Canada’s prairie provinces have also been a key gathering point for protestors and border blockades. In the last two weeks, protesters in farm equipment and semi-trailers have occupied the Alberta border crossing that connects to Sweet Grass, Montana; in addition to the border crossing between Emerson, Manitoba and Peminba, North Dakota.

Canada implemented the Emergencies Act partly due to protestors who refused to leave the border posts at Alberta and Manitoba. But the action prompted protestors to further block and disrupt commercial traffic at the two sites in defiance of the new rules.

On Monday, the blockade took a darker turn when the Royal Canadian Mounted Police (RCMP)—Canada’s federal police seized a “heavy stash” of weapons including guns, ammunition, and a machete from a fringe group of protestors linked to the Alberta-Montana blockade. On Tuesday, four Canadians were charged with conspiracy to commit murder, with at least a dozen others in court facing weapons and mischief-related charges. RCMP officers were the targets of those charged, said the RCMP’s chief superintendent Trevor Daroux. “[We] took immediate action. This threat was very serious,” he said.

The protesters took the arrests as a cue to leave. On Tuesday, after an 18-day blockade, demonstrators tooting tractor horns rolled out of the Coutts site, in addition to a smaller blockade nearby in the town of Milk River. The Coutts border post reopened as of Tuesday morning. By Tuesday afternoon, the Emerson-Pembina crossing also reopened. Marco Van Huigenbos, a blockade organizer and Alberta town councillor, told The Star: “We were always here peacefully. To control that narrative, we wanted to leave peacefully. The infiltration of extreme elements… and the members that were associated with that [being] involved in our movement, really changed things for us.”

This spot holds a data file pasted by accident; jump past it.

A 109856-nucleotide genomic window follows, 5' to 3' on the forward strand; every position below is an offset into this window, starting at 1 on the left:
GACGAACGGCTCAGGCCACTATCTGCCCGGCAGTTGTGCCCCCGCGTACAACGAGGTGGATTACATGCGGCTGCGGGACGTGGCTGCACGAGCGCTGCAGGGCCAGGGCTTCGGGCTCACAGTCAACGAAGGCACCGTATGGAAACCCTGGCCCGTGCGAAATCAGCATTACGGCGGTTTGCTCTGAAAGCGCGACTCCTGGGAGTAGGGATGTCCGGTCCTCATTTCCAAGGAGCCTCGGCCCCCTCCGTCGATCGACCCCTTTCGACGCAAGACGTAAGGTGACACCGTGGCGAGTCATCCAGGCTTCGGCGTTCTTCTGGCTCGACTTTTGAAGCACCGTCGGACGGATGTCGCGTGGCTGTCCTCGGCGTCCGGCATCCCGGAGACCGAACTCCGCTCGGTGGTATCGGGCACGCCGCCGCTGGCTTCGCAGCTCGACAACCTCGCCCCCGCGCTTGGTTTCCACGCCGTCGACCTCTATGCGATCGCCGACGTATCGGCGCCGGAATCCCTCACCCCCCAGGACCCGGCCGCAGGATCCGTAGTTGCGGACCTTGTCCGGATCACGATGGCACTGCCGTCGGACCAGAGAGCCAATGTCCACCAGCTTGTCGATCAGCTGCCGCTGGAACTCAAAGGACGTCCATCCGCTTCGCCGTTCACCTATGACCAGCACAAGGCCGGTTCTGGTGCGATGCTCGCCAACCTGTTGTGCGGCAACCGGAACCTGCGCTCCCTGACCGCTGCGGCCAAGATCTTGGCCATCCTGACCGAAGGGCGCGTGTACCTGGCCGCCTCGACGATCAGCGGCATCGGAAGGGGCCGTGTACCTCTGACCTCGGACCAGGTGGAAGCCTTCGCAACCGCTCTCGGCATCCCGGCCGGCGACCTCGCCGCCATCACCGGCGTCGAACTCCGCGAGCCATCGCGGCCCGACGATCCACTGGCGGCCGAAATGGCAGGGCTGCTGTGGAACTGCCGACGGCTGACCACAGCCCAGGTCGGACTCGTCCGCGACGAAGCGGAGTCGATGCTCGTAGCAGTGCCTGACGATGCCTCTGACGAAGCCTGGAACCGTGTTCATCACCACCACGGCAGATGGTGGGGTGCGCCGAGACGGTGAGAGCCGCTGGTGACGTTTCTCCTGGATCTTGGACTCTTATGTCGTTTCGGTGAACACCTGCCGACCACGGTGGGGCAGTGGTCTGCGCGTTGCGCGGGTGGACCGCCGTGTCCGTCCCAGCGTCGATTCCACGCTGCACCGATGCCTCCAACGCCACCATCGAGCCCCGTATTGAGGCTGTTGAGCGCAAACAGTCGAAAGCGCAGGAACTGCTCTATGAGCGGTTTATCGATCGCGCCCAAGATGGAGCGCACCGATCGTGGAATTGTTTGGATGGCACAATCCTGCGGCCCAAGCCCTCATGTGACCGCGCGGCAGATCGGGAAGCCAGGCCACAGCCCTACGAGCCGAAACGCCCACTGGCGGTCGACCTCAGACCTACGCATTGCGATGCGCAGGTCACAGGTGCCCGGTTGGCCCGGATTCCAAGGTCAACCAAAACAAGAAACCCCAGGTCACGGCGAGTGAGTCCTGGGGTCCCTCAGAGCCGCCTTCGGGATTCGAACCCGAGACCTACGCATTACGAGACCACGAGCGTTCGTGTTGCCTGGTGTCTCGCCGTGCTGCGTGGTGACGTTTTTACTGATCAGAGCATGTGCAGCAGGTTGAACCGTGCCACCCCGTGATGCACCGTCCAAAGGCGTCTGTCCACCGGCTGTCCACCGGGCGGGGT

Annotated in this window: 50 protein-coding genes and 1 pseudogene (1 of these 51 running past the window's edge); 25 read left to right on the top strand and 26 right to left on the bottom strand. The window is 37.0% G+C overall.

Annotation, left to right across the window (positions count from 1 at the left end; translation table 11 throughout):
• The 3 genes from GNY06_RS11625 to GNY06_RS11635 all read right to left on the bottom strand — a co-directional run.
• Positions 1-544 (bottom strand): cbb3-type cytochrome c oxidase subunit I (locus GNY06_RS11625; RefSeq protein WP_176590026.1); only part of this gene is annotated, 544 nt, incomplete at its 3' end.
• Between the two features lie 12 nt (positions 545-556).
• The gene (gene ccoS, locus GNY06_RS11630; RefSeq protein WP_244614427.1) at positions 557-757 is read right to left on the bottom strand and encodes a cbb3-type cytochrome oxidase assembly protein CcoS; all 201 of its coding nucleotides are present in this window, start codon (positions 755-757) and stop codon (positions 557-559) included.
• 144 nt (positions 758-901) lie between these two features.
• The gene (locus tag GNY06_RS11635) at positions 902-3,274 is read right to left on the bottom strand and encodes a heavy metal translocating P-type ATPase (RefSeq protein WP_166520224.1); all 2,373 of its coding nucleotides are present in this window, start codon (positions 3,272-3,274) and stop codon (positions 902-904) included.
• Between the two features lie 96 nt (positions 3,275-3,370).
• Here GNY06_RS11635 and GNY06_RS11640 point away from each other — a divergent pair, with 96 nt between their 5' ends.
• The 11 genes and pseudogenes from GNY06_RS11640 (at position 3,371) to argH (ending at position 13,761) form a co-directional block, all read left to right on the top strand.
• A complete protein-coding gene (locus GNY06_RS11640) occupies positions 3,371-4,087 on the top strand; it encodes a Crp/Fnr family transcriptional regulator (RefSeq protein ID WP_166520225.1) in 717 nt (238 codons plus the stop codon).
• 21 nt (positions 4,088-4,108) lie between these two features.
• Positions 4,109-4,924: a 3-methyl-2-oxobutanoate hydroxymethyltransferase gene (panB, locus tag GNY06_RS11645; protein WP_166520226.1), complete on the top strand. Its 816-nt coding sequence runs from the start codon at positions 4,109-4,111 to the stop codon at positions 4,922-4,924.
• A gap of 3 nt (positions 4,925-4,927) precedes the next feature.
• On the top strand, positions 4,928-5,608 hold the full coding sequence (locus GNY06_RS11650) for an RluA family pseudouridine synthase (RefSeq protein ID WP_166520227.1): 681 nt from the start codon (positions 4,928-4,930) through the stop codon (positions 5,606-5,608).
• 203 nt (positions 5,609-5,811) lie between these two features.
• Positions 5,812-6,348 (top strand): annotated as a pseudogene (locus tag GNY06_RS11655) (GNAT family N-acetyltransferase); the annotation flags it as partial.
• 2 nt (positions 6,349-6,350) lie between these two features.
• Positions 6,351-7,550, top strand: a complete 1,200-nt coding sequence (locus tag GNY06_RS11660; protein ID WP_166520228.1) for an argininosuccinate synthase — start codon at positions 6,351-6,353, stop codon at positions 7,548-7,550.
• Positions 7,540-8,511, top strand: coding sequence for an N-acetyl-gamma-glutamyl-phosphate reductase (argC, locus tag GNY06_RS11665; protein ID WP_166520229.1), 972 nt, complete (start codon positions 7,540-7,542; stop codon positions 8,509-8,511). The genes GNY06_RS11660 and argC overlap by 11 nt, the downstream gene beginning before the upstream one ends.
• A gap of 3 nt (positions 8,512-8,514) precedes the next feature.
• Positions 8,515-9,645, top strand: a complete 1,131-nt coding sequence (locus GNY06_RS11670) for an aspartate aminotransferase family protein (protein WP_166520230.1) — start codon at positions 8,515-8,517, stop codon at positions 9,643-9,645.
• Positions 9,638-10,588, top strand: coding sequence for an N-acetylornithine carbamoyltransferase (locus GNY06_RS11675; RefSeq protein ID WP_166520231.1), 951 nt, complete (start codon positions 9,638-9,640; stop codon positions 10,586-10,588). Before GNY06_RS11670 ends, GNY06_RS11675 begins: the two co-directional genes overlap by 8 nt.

Canadian authorities have doubled down on choking off funding to the ‘Freedom Convoy.’ The Emergencies Act authorizes financial institutions to freeze any accounts suspected of being linked to the protestors, without prior court order. Canadian authorities have encouraged financial institutions to report any suspicious activity or accounts to the government. The Act’s sweeping measures has also widened the scope of national financial intelligence agency FINTRAC to monitor fundraising sites and payment providers, which include cryptocurrency companies.

Over the weekend, one of Canada’s biggest banks, TD Bank, froze two personal accounts that had received $1.1 million to support the protestors. Earlier this month, popular crowdfunding platform GoFundMe was the first to suspend a donation campaign for the movement which had raised over $8 million. GoFundMe said the campaign had violated its terms of service that “prohibits the promotion of violence and harassment.”